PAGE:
I stopped fighting and blinked at him owlishly, as I continued to suck air. He released my hands, left the bed, came back with two towels, one dampened with warm water, and tenderly wiped me down.

"That was monster bad," he said softly. "Do you want to talk about it?"

Between deep gulps of air, and in a raspy voice resembling a load of gravel being dumped, I tried to tell him about the nightmare. My vocal chords felt almost paralyzed.

"'Tas, I think you're experiecing some PTSD. It's understandable. You were pounded black and blue and struck by a bullet, which would have killed you were it not for the vest."

"Well, why hasn't something like this happened to me sooner? I mean, like, after the incident with Greg McVie at 'Les Belles Femmes'? He fired directly at us, and none of us wore vests."

"Yes, but there were no other witnesses around except for McVie and Julianna. You took control and created the light shield which protected her, me, and you. But on Monday morning, you were almost as vulnerable as the rest of us. There were more potential witnesses. You only really powered up to destroy the transformer and cable boxes. No one, except me, saw you do that.

"When you shocked that guy after a physical struggle, which sorely tested your newly acquired strength, it was simply to neutralize him, like you did the men at the farm, and other bad guys in Haven Lake you've rendered unconscious.

"If you had been fully lit up during that fight, the bullet would have ricocheted right off the light shield. And that would have precipitated a flashstorm, pardon the expression, of media coverage."

"Yes, I understand what you're getting at. I've always tried to light up only around key people from the Citadel who already know about me. Monday, I didn't want Mickie to be a witness. You and Garth distracted her so she wasn't looking at us; you had her look at the thermal image of the guards in the factory. All the guys I've neutralized so far have never remembered what happened, like a blackout from too much alcohol. I can't explain why that happened, but it's sure a lucky bonus for me."

Henry put the towels in the laundry basket and got back into bed. His embrace was soothing and comforting.

"We can talk more about this, and PTSD, later," he said. "But, right now I want to suggest that you return to being our secret weapon."

"You mean, from here on in, there can be no more joint missions for me with the police or civilian volunteers. My unique gifts must remain known only to the Citadel team. Revealing my abilities to anyone else, especially adversaries in the heat of the fight, would make me a target, with a bounty on my head.

"In future, I work only with you guys, or by myself, depending on what's happening ."

"Uh-huh. And, our rescues will always be well planned and executed with precision, with an element of surprise. That being you, of course."

He tilted my chin so I could see his face. "You know, on the old highway when we confronted Deryl Drusen, you not only lit up and healed Adam's wound, you were able to protect him, Matt, me, and yourself from Drusen's shooting spree. The vest you wore didn't interfere with, nor was it damaged by, your ability to create a bulletproof light shield."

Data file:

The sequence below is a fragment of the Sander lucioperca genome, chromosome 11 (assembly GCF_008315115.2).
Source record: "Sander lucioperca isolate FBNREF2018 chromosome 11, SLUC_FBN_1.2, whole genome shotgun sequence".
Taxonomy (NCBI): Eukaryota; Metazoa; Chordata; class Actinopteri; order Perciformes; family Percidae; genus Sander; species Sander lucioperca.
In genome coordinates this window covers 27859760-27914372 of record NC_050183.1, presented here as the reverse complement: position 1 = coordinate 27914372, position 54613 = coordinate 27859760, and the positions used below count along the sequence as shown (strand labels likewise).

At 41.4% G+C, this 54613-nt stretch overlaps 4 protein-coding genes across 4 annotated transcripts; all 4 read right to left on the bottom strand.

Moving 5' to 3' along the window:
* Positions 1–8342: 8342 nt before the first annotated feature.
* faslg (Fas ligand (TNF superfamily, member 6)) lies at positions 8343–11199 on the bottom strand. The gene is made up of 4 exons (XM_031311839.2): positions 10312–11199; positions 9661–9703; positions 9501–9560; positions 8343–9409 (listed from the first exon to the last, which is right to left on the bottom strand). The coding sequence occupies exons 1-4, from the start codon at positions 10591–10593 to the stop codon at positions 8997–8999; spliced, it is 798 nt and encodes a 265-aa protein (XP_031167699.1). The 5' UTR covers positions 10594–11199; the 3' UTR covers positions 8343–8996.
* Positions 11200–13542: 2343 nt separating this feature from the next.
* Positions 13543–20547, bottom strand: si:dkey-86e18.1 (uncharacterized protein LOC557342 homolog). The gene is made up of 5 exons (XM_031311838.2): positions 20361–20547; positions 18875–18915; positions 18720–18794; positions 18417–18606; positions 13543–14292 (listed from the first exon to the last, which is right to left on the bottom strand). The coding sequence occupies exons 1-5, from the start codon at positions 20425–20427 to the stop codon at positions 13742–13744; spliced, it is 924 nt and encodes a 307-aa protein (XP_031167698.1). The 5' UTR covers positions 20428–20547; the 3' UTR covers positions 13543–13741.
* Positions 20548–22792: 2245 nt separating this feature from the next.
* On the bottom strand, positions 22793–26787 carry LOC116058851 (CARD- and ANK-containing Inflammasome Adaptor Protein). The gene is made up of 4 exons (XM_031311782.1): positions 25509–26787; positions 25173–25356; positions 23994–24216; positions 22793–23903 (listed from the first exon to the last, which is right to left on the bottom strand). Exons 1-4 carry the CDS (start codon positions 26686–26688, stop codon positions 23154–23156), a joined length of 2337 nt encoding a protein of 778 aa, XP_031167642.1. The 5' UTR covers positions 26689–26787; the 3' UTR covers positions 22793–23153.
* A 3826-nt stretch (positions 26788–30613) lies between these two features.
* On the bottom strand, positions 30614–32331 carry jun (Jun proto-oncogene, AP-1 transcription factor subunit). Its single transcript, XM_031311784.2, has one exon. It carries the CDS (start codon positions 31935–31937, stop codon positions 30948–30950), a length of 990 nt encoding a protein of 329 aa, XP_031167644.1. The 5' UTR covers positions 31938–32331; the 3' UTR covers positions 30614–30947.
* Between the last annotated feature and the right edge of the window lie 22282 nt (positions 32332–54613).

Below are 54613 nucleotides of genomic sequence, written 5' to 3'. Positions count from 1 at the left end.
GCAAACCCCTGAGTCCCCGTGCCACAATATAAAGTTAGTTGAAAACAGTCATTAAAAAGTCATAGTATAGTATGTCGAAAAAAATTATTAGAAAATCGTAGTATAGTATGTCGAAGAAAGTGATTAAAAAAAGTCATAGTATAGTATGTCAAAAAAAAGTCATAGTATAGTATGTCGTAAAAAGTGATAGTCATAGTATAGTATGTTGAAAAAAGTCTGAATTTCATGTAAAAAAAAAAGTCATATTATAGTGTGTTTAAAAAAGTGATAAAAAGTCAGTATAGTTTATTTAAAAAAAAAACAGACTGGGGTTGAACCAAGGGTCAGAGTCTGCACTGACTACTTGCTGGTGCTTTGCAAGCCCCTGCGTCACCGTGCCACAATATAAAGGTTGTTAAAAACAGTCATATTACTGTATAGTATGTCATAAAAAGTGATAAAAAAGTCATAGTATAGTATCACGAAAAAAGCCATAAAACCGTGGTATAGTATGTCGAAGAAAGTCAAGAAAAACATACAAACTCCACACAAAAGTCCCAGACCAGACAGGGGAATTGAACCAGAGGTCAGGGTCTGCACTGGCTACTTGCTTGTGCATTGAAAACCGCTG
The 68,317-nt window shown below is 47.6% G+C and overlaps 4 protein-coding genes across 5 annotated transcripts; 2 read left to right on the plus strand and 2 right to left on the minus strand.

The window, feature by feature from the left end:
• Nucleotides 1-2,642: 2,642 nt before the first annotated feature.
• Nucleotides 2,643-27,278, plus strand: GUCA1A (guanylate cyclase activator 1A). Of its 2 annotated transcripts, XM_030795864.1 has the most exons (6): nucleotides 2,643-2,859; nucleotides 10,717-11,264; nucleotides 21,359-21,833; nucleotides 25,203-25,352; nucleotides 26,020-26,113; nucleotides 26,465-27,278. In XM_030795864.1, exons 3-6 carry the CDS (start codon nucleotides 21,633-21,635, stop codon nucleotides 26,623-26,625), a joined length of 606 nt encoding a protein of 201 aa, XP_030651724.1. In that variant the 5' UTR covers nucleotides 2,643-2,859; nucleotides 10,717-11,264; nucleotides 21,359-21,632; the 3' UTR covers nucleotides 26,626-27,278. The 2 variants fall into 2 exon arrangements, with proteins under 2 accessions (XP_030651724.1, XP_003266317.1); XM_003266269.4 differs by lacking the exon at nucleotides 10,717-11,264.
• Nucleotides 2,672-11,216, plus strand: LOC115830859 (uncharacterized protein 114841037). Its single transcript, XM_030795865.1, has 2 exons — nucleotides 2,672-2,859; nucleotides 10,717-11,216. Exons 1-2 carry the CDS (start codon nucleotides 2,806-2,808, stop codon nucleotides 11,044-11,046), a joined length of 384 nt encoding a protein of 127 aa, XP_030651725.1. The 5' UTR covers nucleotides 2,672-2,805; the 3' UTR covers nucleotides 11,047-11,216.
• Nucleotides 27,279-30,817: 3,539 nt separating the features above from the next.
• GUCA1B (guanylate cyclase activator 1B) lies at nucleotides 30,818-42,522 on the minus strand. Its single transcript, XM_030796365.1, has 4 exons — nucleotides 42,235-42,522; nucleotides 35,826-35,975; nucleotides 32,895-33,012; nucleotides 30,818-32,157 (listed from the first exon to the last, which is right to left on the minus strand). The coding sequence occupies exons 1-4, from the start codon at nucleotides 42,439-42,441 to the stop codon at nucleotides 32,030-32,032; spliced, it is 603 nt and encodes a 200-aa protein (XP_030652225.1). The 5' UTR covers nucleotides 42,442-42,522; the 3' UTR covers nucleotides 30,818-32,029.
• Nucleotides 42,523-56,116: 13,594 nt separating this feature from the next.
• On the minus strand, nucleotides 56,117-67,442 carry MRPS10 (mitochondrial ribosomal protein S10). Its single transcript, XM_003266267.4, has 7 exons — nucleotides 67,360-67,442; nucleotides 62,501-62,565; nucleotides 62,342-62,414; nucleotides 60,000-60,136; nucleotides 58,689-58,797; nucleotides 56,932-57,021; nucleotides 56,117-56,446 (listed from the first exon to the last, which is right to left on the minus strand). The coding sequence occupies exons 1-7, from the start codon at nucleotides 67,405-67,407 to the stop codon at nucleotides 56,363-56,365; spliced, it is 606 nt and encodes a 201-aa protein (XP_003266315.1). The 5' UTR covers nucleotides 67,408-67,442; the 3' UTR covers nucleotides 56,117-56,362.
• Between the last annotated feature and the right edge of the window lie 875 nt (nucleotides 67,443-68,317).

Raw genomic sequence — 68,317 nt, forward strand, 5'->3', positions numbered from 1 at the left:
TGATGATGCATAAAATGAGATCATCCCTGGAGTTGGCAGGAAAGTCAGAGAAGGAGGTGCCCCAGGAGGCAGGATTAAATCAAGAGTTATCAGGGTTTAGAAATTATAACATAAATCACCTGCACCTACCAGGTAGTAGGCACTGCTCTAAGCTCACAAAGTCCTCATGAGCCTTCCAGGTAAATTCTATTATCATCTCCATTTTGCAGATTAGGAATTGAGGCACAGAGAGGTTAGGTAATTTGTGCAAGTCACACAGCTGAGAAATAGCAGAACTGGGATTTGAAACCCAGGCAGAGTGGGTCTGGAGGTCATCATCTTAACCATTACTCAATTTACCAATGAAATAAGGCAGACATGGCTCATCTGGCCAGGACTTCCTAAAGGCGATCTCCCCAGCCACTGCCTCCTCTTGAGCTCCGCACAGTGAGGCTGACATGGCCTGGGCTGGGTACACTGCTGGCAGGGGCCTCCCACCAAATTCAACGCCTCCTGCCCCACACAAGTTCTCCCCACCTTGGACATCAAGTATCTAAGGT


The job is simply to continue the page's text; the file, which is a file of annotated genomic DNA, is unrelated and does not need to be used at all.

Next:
As we drifted off to sleep, he whispered, "'Tas, you must always wear Kevlar, even when you're patrolling to protect the homeless."



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The next two days were a gift. We puttered around the apartment, ate well, read a lot, listened to music, watched a couple of movies, and enjoyed each other. On the second day at breakfast, I told Henry I was going to make an appointment to see Luc Goodman.

"Please let him check you out, too. I'll be less anxious if I know that the impact of those bullets didn't do damage which didn't show up on the X-ray in Two Rivers. And I want to get all my baselines checked so I can resume practise sessions at the pines. Will you come with me?"

He stood up and said with a grin, "I want to show you something."

He removed his light T-shirt. The starburst scar was healed; it looked the way it had before bullets slammed into his vest.

He sat down, only now he had the calm, serious look which meant he had something important to say.

"After I was hit, and you were lying in the mud and pouring rain with me while we waited for the paramedics, you had your bare hand over the scar, remember? Well, before you touched me, I was fighting to get my wind back and in serious pain. But, after you covered the area over my heart with your hand, I felt faint, and not unpleasant, tingling. The pain lessened, and I could breathe again. Even though you were seriously hurting, and frightened for me, and for yourself because of all the lightning, you were still able to generate enough energy to help me.

"Of course I will go with you. I'll bet a new X-ray will show healed, not cracked, ribs."



When Dr. Goodman heard from his receptionist that I had phoned, he called back and told us to come in Friday morning at 10:00. Henry was right. Another X-ray revealed, at least to Dr. Goodman's expert eye, a very faint line of new bone growth where cracked ribs had healed.